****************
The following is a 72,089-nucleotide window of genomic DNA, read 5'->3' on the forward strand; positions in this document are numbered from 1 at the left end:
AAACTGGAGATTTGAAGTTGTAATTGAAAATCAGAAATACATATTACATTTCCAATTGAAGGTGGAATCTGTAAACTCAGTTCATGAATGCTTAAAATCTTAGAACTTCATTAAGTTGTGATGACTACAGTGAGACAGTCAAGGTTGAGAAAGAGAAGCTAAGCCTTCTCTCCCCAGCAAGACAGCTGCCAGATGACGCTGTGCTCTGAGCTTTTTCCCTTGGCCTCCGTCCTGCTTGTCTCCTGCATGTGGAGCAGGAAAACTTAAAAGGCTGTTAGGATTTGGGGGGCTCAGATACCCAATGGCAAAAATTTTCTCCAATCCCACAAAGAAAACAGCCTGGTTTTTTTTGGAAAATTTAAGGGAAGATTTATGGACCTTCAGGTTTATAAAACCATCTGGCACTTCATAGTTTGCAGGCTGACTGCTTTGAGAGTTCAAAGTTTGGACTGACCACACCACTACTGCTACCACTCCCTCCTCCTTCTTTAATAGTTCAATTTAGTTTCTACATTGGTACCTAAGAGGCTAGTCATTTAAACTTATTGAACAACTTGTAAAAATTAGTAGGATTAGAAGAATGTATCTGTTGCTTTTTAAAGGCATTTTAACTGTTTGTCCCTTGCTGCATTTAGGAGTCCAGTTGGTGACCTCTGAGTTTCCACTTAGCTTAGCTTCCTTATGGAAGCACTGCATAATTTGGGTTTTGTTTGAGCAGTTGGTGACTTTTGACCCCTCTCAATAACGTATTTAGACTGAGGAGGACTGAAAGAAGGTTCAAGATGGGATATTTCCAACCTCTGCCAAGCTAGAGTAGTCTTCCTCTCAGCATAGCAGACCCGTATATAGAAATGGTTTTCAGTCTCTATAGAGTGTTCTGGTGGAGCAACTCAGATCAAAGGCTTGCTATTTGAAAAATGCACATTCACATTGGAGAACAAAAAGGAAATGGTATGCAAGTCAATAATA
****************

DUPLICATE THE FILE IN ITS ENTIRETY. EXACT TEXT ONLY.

The following is a 72,089-nucleotide window of genomic DNA, read 5'->3' on the forward strand; positions in this document are numbered from 1 at the left end:
AAACTGGAGATTTGAAGTTGTAATTGAAAATCAGAAATACATATTACATTTCCAATTGAAGGTGGAATCTGTAAACTCAGTTCATGAATGCTTAAAATCTTAGAACTTCATTAAGTTGTGATGACTACAGTGAGACAGTCAAGGTTGAGAAAGAGAAGCTAAGCCTTCTCTCCCCAGCAAGACAGCTGCCAGATGACGCTGTGCTCTGAGCTTTTTCCCTTGGCCTCCGTCCTGCTTGTCTCCTGCATGTGGAGCAGGAAAACTTAAAAGGCTGTTAGGATTTGGGGGGCTCAGATACCCAATGGCAAAAATTTTCTCCAATCCCACAAAGAAAACAGCCTGGTTTTTTTTGGAAAATTTAAGGGAAGATTTATGGACCTTCAGGTTTATAAAACCATCTGGCACTTCATAGTTTGCAGGCTGACTGCTTTGAGAGTTCAAAGTTTGGACTGACCACACCACTACTGCTACCACTCCCTCCTCCTTCTTTAATAGTTCAATTTAGTTTCTACATTGGTACCTAAGAGGCTAGTCATTTAAACTTATTGAACAACTTGTAAAAATTAGTAGGATTAGAAGAATGTATCTGTTGCTTTTTAAAGGCATTTTAACTGTTTGTCCCTTGCTGCATTTAGGAGTCCAGTTGGTGACCTCTGAGTTTCCACTTAGCTTAGCTTCCTTATGGAAGCACTGCATAATTTGGGTTTTGTTTGAGCAGTTGGTGACTTTTGACCCCTCTCAATAACGTATTTAGACTGAGGAGGACTGAAAGAAGGTTCAAGATGGGATATTTCCAACCTCTGCCAAGCTAGAGTAGTCTTCCTCTCAGCATAGCAGACCCGTATATAGAAATGGTTTTCAGTCTCTATAGAGTGTTCTGGTGGAGCAACTCAGATCAAAGGCTTGCTATTTGAAAAATGCACATTCACATTGGAGAACAAAAAGGAAATGGTATGCAAGTCAATAATA